Mostly though, what makes British GT shine is the active participation of the growing band of manufacturers (via their specialist performance divisions), and this is all due to one key part of the regulations: ‘Balance of Performance’.

Porsche and Audi now feature cars in both GT3 and GT4

Balance of Performance (BoP) is a term that is often heard banded around in the pit lane and garages (seldom kindly) but what it does is to create a theoretical level playing field by allowing for ‘corrections’ to ride height, weight and downforce. Some cars will inherently be quicker in a straight line, others whilst cornering; BoP is there to try to even things-up, meaning that the emphasis is on the teams to find the best set-up, and on drivers to find the optimum balance between speed and grip. For the manufacturers, this removes the constant need to refine product in pursuit of outright performance and instead allows them (and owners) to clearly define the competitive life of a chassis whilst focusing development in more cost-effective ways.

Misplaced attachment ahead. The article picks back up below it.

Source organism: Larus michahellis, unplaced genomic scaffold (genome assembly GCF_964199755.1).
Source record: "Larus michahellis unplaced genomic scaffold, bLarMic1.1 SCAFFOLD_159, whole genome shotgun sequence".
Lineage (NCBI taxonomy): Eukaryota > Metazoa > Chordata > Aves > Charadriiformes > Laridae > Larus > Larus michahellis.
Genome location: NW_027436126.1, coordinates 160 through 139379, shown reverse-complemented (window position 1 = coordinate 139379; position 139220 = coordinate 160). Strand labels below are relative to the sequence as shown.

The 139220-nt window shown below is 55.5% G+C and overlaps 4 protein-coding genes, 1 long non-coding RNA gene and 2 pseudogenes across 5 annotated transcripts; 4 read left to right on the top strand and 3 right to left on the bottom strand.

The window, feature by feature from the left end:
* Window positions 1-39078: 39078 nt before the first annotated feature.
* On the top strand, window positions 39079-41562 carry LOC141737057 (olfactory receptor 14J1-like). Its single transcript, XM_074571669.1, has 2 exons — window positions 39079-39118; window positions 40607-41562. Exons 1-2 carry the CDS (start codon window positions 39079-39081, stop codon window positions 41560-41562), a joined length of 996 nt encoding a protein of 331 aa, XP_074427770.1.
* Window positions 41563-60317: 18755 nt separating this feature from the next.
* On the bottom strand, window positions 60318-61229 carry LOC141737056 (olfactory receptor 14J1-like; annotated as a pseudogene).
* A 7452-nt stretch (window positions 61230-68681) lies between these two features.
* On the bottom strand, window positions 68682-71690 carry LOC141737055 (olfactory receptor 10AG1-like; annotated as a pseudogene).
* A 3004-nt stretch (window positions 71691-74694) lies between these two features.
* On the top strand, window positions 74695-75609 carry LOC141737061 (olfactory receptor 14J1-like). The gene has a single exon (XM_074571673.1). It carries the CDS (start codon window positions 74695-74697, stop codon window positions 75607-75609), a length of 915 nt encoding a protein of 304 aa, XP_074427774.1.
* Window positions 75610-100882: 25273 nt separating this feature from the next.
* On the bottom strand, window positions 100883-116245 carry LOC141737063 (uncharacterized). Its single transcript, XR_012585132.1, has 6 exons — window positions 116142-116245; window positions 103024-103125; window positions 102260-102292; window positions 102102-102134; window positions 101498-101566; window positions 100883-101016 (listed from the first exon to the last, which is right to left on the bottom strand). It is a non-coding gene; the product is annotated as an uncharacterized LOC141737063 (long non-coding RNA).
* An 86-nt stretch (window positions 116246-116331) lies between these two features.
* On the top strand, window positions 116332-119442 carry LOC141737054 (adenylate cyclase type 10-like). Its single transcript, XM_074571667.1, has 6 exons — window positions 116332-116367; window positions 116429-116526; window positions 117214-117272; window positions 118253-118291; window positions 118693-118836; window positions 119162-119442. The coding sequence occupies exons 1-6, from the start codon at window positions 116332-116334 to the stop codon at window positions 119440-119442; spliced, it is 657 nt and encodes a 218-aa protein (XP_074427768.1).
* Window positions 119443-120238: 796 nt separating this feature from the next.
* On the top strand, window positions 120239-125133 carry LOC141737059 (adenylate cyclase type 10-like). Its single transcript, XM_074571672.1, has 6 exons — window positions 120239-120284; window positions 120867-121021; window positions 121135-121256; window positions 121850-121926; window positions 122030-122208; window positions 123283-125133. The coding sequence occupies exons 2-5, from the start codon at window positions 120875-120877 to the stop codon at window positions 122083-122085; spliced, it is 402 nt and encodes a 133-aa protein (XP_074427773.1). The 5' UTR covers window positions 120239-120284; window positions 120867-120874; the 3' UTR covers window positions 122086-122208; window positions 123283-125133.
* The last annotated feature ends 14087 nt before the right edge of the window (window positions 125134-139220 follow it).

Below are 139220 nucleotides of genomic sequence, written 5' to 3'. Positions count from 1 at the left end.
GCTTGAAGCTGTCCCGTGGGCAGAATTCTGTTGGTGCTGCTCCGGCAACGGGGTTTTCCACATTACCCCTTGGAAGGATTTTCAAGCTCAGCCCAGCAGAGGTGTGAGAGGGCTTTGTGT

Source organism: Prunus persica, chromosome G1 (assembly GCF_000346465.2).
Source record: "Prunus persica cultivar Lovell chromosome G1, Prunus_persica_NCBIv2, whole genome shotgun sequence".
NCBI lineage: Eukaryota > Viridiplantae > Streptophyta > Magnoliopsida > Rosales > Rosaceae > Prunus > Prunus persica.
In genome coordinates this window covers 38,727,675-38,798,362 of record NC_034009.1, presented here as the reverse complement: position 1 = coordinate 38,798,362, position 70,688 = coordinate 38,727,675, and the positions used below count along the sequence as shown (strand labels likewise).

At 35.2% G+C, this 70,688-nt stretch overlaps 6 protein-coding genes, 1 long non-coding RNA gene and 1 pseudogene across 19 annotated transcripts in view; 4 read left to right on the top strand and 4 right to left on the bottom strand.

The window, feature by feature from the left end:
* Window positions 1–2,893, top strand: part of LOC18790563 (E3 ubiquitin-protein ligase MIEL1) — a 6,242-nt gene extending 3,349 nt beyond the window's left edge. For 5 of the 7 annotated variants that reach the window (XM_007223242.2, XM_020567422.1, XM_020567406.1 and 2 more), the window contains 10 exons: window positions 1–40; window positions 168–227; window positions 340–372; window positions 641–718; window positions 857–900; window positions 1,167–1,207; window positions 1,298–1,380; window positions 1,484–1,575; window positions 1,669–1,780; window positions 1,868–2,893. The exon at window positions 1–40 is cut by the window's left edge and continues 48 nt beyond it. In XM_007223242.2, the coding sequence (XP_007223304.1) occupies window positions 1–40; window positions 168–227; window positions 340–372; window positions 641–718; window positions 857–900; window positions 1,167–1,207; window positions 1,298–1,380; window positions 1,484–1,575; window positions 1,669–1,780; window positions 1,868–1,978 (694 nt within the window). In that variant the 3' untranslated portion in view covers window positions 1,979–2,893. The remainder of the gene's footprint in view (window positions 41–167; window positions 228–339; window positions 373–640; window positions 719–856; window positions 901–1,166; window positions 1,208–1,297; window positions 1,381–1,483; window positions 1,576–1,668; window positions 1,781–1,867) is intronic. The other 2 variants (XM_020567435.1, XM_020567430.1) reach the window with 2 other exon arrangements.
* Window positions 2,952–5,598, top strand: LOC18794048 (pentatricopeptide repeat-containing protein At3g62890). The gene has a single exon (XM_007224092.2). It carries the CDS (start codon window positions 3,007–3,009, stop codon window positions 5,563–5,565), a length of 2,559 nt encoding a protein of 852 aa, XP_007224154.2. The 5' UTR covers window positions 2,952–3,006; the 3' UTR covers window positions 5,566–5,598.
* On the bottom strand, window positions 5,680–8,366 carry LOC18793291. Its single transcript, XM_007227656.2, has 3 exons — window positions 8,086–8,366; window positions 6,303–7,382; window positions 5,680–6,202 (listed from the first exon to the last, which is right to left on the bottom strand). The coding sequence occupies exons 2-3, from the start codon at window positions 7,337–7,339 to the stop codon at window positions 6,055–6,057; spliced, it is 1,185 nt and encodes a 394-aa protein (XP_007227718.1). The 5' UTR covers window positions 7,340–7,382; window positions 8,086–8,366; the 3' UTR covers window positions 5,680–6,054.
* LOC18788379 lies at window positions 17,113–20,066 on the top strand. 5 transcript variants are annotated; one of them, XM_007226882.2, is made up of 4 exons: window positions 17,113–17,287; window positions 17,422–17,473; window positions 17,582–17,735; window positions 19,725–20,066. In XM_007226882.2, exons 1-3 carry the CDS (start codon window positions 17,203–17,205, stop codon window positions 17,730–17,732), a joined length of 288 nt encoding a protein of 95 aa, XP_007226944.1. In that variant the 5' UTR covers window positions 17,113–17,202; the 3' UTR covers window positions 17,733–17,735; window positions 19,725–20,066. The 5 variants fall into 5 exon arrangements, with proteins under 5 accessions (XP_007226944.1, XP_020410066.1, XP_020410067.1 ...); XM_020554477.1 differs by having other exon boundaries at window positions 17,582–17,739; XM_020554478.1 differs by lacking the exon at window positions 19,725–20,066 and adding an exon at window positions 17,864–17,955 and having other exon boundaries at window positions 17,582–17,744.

With any of the top manufacturers able to see its car on pole position, the money that was once spent on chasing chassis and aero performance is now spent on working with the teams and pro-drivers in order to drive results forward. Everyone and everything benefits; the owners, the paddock presence, teams, and importantly the fans, because British GT is now not only a draw for our own top professionals but for star names from the continent too.

Canada's Marco Signoretti (l) has joined GT4 race winner Matt Cowley in Academy Motorsport's Multimatic Ford Mustang